Sometimes There Is No “Right” Thing To Do

The other day I was having trouble concentrating at work.  I was really sleepy, due mostly, if not entirely, to a new medication I’m taking for anxiety.  Like Gabapentin, Clonidine seems to have a million uses, anxiety among them. My anxiety has been a greater issue than my mood recently, and due to my history of addiction (alcohol), I can’t safely take benzodiazepines.  Clonidine has been helpful so far, but has caused a lot of sleepiness.

To try refreshing my energy, I decided to take a quick walk.  My office is downtown and it was around lunch time, so there were a lot of people walking around.  I walked several blocks to a CVS and bought an iced coffee. On my walk back to the office there is a space where the sidewalk splits; one side is between the road and a green area, and the other side is larger and between the green area and an office building.  I took the less crowded route, which was the one next to the road. There was a woman a few feet in front of me and I saw a man say something to her, she continued walking. As I was approaching the disheveled homeless man, I started to grab a dollar I had in my pocket, assuming he had asked the woman for money.

As I got closer and started walking past him I noticed he was very agitated and then he yelled at me, “Are you makin’ a movie of me?”  I said “no” and continued to talk. He walked after me yelling, “Where are the cameras? Where are the cameras? I’m going to fucking kill you bitch!” he continued to follow behind me.

I knew from my walk to CVS that there were some cops hanging out on the corner in front of me so I just kept walking.  I reached the corner with the cops about 10 feet away and I had the “Do Not Walk” sign. The man was still behind me, but when I stopped he walked past me and stood in the middle of the road with oncoming traffic zooming around him.

My first reaction was “holy shit, that was scary”, but more than that, I thought, “what’s going to happen to him?  Should I tell the cops of the threat so they’ll have an excuse to talk to him? Should I tell them he needs help?”

I didn’t speak to the officers; I just went back to my office.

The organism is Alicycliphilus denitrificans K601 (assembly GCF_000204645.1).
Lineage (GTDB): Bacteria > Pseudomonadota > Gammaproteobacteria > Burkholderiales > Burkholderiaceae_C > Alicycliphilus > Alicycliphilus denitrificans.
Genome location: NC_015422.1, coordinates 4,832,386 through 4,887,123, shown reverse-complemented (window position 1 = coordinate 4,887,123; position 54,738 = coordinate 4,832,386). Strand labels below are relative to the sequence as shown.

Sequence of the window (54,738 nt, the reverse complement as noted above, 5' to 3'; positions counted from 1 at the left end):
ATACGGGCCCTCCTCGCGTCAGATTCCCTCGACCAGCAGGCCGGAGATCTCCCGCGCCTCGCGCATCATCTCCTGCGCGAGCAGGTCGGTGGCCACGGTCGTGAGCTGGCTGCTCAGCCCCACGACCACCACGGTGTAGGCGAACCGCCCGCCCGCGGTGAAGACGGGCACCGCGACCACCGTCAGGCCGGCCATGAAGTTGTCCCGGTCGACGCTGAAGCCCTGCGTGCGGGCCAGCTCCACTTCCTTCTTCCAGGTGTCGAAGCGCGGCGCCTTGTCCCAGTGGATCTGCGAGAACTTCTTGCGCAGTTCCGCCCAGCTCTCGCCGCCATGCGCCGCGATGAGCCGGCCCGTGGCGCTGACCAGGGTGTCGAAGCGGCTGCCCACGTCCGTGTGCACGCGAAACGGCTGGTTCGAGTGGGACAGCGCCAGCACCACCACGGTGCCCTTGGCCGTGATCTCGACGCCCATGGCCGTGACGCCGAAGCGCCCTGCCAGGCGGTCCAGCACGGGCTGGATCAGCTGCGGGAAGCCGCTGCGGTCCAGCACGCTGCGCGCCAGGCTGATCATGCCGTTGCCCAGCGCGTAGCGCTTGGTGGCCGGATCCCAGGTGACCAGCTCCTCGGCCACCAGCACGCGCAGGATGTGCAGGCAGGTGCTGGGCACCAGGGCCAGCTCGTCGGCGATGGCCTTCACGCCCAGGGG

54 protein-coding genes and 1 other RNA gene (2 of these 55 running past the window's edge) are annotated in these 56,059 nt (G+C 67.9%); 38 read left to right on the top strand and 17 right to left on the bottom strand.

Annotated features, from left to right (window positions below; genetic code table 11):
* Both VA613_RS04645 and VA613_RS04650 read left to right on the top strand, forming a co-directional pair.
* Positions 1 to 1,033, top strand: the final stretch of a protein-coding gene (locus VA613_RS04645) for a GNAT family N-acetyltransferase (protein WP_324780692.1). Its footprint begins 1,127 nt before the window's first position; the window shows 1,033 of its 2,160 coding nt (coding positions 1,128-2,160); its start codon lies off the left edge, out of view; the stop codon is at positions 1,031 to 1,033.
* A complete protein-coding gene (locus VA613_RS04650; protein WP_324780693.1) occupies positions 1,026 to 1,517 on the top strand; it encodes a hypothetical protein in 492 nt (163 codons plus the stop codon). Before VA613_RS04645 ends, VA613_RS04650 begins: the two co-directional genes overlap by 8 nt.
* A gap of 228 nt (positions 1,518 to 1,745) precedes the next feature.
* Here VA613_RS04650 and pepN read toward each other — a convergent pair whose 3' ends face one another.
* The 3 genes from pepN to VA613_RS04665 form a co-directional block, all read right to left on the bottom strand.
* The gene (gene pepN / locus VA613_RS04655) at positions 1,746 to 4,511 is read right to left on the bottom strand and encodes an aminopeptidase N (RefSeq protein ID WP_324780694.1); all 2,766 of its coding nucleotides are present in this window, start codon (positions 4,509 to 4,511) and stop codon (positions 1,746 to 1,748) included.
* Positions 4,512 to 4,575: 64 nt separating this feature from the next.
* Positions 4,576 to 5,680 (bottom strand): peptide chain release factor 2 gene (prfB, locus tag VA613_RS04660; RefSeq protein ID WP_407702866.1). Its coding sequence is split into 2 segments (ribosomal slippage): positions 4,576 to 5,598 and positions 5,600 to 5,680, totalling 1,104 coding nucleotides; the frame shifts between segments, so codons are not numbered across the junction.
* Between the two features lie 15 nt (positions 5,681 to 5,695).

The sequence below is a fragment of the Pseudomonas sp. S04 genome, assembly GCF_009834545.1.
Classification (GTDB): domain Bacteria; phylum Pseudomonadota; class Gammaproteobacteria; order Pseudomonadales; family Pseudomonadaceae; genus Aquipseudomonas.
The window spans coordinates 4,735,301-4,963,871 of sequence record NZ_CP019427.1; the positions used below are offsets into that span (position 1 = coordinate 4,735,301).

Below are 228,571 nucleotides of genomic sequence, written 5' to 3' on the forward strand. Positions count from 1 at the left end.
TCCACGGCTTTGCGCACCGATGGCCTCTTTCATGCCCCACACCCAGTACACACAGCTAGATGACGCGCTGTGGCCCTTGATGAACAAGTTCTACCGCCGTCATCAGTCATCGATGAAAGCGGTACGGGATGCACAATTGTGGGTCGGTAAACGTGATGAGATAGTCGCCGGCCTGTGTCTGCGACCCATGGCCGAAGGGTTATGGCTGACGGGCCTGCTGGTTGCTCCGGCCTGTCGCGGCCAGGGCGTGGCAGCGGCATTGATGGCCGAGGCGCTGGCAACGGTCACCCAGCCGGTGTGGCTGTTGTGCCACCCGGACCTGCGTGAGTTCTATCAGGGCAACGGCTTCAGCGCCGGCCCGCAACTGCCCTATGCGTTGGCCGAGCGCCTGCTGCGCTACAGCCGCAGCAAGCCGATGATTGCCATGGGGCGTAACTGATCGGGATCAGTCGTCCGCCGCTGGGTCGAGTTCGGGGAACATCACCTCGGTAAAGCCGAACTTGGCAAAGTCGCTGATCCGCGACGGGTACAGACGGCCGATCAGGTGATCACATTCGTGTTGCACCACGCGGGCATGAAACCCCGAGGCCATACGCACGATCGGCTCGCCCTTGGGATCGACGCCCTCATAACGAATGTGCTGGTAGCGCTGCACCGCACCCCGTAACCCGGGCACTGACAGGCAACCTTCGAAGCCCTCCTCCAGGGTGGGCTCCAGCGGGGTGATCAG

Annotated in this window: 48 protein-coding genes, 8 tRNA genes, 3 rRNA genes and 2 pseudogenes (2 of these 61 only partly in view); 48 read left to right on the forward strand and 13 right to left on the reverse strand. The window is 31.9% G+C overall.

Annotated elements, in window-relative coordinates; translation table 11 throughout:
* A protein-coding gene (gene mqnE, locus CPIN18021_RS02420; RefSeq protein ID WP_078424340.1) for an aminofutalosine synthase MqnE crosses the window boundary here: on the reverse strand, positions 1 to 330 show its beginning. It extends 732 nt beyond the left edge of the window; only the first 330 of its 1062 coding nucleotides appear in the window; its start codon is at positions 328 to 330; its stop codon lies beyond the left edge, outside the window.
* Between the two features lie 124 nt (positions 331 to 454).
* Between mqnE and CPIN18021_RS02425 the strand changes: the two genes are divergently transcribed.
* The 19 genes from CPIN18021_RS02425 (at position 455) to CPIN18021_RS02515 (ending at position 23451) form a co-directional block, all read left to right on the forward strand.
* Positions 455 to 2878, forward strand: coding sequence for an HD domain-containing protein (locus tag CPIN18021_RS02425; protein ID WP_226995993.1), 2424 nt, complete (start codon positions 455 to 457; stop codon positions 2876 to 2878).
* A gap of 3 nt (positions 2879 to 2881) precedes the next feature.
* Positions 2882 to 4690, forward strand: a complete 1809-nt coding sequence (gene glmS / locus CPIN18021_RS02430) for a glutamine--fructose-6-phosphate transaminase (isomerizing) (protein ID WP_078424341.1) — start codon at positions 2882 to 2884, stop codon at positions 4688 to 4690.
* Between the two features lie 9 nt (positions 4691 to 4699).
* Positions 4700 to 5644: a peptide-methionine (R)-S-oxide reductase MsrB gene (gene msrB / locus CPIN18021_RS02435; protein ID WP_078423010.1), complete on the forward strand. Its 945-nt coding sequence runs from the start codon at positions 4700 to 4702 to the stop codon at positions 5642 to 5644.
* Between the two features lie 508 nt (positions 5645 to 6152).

Honestly, I didn’t tell the police he appeared to be a danger to himself or others and to please help him because I didn’t want to be responsible if they actually took action.  He obviously wouldn’t have gone with them easily, and the Baltimore City Police does not currently have the best reputation with black men. Anyway, would it have done any good? Is an involuntary hospitalization appropriate?  Is it my job or even my right as someone who was verbally threatened to then decide that the aggressor needs help?  

I have wavered in the past on the idea of involuntary hospitalization, but realize now more than ever that in some cases it really is needed.  But the process for that is one that makes it hard to find people like him. Being homeless and appearing to be in a different reality makes him easy for people to ignore.  Easy for people to call him crazy and move on. Until he does something actually dangerous I doubt he will get help, but by then it might be too late.

I fully realize that my reaction to this incident is not normal.  I have been hesitant until now to tell people about it because I haven’t wanted to hear the well meaning comments that don’t consider the issue of mental illness.  Was I scared in the moment? Sure. But my fear was short lived, this man’s fear/paranoia appears to be near constant.  

So what could I have done?  What should I have done? Was there any way that I could have left this situation not worried about him?  Truly, deeply worried? Is there any way I can be someone who doesn’t care? Also, would I be okay with being that kind of person? These are the questions that I am asking myself in the wake of my life being threatened*.

*Please note that I am using the word “threatened” because that is on the face what happened, however it was immediately obvious that I personally was not being being threatened, but rather was nearby when he was experiencing whatever it was he was living with at that moment.  

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